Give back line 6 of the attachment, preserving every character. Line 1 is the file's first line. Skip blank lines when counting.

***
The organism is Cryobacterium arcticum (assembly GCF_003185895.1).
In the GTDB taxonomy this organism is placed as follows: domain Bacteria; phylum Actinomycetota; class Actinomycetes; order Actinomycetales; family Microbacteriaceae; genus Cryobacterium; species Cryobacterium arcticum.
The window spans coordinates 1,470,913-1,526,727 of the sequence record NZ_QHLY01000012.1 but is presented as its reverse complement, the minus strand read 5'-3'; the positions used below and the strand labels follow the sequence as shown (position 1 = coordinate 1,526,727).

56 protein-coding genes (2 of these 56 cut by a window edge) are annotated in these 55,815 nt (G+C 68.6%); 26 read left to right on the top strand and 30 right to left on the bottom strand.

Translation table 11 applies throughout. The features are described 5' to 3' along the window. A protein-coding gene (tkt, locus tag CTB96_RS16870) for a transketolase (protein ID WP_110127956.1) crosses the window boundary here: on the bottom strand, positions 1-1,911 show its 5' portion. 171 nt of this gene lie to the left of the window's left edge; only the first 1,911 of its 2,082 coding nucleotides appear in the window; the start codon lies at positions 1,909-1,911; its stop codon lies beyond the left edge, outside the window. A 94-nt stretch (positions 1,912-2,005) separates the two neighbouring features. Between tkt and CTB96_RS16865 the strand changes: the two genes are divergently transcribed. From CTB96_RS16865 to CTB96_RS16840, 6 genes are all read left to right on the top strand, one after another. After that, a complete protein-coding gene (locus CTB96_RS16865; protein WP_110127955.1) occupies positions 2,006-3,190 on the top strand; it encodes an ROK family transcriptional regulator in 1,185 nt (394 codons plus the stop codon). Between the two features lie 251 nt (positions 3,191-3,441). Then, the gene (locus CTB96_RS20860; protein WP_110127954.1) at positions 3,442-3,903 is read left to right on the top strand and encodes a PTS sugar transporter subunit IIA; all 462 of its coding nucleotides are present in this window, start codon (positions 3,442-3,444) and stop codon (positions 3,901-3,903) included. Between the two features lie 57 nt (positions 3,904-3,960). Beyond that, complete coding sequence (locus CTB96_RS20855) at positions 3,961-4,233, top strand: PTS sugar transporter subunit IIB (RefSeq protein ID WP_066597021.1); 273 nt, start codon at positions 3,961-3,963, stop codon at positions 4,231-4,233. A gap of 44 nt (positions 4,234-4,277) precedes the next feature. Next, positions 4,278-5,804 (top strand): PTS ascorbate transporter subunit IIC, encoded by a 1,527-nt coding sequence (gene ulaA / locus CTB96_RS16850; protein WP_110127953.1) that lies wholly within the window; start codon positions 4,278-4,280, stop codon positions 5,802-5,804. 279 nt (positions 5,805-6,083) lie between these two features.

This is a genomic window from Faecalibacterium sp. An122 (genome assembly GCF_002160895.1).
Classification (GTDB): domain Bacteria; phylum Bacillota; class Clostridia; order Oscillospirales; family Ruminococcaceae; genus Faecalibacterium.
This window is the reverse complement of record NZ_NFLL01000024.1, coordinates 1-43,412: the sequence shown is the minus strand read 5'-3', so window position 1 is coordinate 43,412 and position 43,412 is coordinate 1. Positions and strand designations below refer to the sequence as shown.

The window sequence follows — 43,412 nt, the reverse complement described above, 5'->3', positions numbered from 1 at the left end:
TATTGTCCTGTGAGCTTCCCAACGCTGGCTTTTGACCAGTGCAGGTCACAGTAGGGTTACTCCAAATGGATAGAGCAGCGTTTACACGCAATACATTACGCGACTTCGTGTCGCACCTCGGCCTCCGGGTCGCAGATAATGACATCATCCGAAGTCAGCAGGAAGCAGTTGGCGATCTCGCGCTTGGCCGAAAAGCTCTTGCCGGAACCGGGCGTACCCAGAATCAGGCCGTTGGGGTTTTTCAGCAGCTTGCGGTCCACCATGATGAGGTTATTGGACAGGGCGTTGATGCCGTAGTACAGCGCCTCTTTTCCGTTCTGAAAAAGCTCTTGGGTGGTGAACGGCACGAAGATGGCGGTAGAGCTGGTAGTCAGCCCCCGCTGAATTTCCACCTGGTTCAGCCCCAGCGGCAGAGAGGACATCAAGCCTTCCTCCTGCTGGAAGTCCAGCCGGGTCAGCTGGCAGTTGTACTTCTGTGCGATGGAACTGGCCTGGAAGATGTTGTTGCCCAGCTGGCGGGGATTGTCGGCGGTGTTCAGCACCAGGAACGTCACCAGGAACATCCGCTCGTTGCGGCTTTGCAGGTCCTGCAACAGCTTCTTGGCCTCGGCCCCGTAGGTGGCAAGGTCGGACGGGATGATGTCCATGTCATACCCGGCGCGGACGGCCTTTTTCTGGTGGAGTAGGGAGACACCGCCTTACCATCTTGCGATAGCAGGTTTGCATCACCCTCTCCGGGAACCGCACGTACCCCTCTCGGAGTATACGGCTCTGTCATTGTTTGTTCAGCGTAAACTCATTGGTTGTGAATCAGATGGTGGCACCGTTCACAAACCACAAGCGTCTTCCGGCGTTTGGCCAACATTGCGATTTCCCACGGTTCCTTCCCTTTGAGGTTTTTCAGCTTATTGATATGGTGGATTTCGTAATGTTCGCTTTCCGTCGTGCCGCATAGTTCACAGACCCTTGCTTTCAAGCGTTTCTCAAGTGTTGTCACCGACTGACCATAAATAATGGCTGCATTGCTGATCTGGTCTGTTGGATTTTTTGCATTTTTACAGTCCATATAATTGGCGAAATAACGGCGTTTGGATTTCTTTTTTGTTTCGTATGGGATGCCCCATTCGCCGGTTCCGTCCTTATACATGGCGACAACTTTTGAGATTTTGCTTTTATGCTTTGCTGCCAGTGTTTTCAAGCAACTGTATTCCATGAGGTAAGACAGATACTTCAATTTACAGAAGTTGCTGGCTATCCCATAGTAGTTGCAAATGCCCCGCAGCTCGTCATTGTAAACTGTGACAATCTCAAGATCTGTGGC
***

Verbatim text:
This is a genomic window from Faecalibacterium sp. An122 (genome assembly GCF_002160895.1).